Enlarge image (will open in a new window)With its position established, other U-2 units developed, the next being stationed at Incirlik, Turkey. The USAF managed to acquire some early generation U-2s, which, designated U-2AW, monitored fallout from Soviet nuclear tests by means of a sampler, the scoop protruding from the under-fuselage, aft of the cockpit. The USAF's U-2s saw active duty during the Cuban Missile Crisis in 1962. There, the 4080th Strategic Reconnaissance Wing (which became 100 SRW) lost one to an SA-2 missile. From 1964 the type was in use over Vietnam.

As surface-to-air missile performance improved, the service ceiling of the U-2 unfortunately decreased, with the addition of greater loads of sensors and an ejector seat. In 1959 the U-2B was introduced, with a more powerful J35 engine. The exra engine and fuel weight increased the stall speed at altitude to a mere 4.6 mph (7.4 km/h) below the U-2's maximum allowable speed.

Whilst a Mach-3 capable aircraft, the A-12, was ordered in 1959, U-2 overflights of the USSR continued. The U-2's good fortune ended when, on 1st May 1960, a U-2B piloted by Francis Gary Powers was downed over Sverdlovsk by a missile. In the face of opposition, overflights by American pilots were banned, and the CIA and USAF were obliged to limit subsequent overflights to reconnaissance of non-Soviet territory, and to an increasing ELINT and COMINT (electronic and communications intelligence) role.

Most U-2s served with the USAF by 1964, although some operated in Chinese Nationalist air force (RoCAF) colours. These ran joint operations with the CIA, the American-trained Taiwanese pilots overflying the mainland, and particularly the Chinese nuclear facilities. Four U-2s being lost over the mainland, flights were later limited to coastal missions, using U-2Rs. These officially ended in August 1974 with improved Chinese-American relations.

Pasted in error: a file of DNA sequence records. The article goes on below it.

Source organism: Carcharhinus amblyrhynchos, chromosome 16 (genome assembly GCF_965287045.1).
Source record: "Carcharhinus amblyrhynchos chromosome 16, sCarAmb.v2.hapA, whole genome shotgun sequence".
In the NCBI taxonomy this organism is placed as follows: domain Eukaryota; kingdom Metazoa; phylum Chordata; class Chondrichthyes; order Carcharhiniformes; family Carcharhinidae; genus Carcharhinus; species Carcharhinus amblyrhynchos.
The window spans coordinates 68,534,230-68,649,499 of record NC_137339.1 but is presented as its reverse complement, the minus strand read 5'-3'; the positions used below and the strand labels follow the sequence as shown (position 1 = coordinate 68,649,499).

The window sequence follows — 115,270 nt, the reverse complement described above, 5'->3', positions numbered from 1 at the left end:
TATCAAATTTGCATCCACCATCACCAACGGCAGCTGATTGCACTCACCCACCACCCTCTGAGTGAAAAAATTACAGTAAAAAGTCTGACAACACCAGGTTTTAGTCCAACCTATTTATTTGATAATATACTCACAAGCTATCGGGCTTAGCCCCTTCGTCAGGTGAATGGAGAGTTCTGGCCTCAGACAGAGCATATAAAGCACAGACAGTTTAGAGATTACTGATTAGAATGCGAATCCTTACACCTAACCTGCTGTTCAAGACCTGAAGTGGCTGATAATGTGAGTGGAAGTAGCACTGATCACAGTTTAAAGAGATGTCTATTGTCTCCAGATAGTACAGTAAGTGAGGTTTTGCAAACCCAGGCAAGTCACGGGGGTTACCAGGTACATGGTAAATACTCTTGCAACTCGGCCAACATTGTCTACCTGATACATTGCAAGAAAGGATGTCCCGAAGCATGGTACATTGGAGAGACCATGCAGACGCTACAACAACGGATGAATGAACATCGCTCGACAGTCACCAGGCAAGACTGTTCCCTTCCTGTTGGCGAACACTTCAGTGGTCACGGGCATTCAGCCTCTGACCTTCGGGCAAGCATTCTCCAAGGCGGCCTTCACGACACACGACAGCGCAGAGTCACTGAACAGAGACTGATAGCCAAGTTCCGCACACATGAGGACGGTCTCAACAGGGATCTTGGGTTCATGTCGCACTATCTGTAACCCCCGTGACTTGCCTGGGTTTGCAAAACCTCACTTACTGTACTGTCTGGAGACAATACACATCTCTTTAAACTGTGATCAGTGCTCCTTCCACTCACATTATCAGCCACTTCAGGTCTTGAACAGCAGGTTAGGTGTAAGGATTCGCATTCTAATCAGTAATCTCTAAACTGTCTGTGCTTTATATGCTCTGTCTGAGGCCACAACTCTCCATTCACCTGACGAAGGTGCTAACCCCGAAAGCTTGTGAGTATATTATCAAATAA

Enlarge image (will open in a new window)As the original U-2 numbers were depleted by losses into the mid-1960s, so the intelligence demand rose, and Lockheed produced an enlarged and upgraded version. The first six new aircraft went to the CIA, and the next six to the USAF. After its first flight in August 1967, the new U-2R version proved its all-round superiority over the early aircraft, especially in payload, ceiling, range and landing characteristics.

CIA aircraft were once more active from world-wide bases from 1968 to 1974, when all CIA U-2s passed to the Air Force (with some, designated ER-2, also operated by NASA). The USAF U-2Rs continued to operated during the Vietnam War, mainly from Thailand. They took part in the Linebacker raids and the Senior Book covert flights over mainland China. After intensive use in Vietnam, the U-2s moved to 95 SRW at Beale AFB, California following the fall of South Vietnam in 1975.

Enlarge image (will open in a new window)In the late 1960s, Lockheed made a number of attempts to find other uses for the U-2 design. A maritime surveillance version for the US Navy was never taken up, and a remotely piloted version, a little ahead of its time, was not to proceed.